With the current climate around the broadband stimulus program as one framed by increasing hostility from the new Republican majority in the House, Smith's statement has to be seen as at least a trial balloon. FairPoint attacked another middle mile stimulus award, the Three Ring Binder project in Maine. The firm's charges of improper use of federal funds were voiced by Republican members of Congress. FairPoint's resistance to the project become so intense that the carrier threatened to deny pole attachment rights to the project's operator, Maine Fiber Company.  

In Round 2 of the federal program, FairPoint applied for funds to extend its network across the same areas of Maine already funded for the Three Ring Binder project. At the time, our assessment was that FairPoint itself was seeking federal funds for an overbuild.

The Vermont project was part of the first group of awards in Round 2 of the $7.2 billion federal program announced by President Obama on July 2, 2010. The recipient is VTA, the state broadband agency which holds both capital bonding powers and the legal right to operate wholesale networks under charter from the Vermont Legislature. VTA's selected network operating partner for the venture is the Sovernet Communications division of Atlantic Tele-Network, Inc. (NASDAQ: ATNI), of Beverly, MA.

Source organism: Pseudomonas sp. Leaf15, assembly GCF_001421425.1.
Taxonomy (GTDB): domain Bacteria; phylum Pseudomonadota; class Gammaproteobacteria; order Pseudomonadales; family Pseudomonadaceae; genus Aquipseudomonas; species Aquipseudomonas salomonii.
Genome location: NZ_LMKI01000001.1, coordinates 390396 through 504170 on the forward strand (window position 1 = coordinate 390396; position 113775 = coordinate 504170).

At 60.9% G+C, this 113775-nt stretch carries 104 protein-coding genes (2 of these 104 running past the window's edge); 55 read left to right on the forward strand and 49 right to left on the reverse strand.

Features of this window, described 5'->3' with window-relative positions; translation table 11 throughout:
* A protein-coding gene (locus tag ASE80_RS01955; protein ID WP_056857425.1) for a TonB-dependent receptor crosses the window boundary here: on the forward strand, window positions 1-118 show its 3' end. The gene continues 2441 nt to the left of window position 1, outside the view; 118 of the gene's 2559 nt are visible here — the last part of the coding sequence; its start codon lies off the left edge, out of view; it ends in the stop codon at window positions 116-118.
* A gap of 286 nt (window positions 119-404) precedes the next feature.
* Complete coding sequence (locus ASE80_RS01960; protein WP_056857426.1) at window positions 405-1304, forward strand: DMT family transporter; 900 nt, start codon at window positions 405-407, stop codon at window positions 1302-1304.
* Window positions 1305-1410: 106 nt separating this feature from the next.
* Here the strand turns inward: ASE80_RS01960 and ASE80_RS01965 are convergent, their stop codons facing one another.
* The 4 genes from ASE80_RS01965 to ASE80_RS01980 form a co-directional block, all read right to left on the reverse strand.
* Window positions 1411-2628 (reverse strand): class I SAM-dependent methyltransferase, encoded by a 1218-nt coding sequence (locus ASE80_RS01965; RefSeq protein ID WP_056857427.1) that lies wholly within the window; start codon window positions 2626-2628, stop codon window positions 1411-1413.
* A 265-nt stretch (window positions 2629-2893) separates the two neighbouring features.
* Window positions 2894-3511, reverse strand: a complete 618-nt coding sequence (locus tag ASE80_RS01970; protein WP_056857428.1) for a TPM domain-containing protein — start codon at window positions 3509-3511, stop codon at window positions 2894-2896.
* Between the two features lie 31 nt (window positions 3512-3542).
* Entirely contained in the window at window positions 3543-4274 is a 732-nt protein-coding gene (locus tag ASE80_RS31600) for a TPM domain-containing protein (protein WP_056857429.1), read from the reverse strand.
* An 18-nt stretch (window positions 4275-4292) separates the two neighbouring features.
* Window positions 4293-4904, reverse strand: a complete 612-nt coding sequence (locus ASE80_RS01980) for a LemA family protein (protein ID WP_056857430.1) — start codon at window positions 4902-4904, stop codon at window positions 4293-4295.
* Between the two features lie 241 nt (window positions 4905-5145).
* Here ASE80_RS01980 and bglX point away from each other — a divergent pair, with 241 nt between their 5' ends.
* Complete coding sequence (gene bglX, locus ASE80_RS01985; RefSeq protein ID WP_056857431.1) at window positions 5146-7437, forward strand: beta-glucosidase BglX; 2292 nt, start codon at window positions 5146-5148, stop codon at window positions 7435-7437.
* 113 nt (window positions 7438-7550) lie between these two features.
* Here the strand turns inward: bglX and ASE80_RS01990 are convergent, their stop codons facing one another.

FairPoint's relationship with its Northern New England customer base has been nothing if not star crossed. The rural local exchange carrier (RLEC), which in 2008 acquired all the wireline assets of Verizon Communications Inc. (NYSE: VZ) in the states of Maine, New Hampshire, and Vermont, proved unable to integrate the scores of legacy operational support systems (OSS) inherited from Verizon in any effective time frame. OSS platforms manage the operations of telephone and data networks.

The ongoing operational failures caused what many analysts and regulators consider to be the single worst such back office meltdown in U.S. telecom history. In August of 2009 Vermont regulators opened an investigation into allegations made by an anonymous former consultant working on the OSS project. While the specific substance of the charges proved incorrect, what became a three state joint investigation laid bare the extent of FairPoint's operational dysfunction.

The company emerged from bankruptcy, caused by the heavy debt service and operational burdens taken on in in the Northern New England misadventure, on January 24 of this year. 

Our Take: As we mention, the Smith statements must, in the present climate and with the past militancy of the company, be seen as a trial balloon now aloft. Smith spent most of his time in the WCAX interview supporting  emerging state deregulatory legislation for the carrier. That is certainly the company's priority today in the Green Mountain State.

If however FairPoint gains a greater foothold for that issue inside the Barre granite walls of the State House in Montpelier, look for at least noise around the overbuild allegations. Noise from FairPoint is predictable, given its past history. The framing of a persuasive complaint based on legitimate facts is something else again. We don't see that FairPoint has the facts on its side to move beyond the noise. 

CrunchBase Information
Web Analytics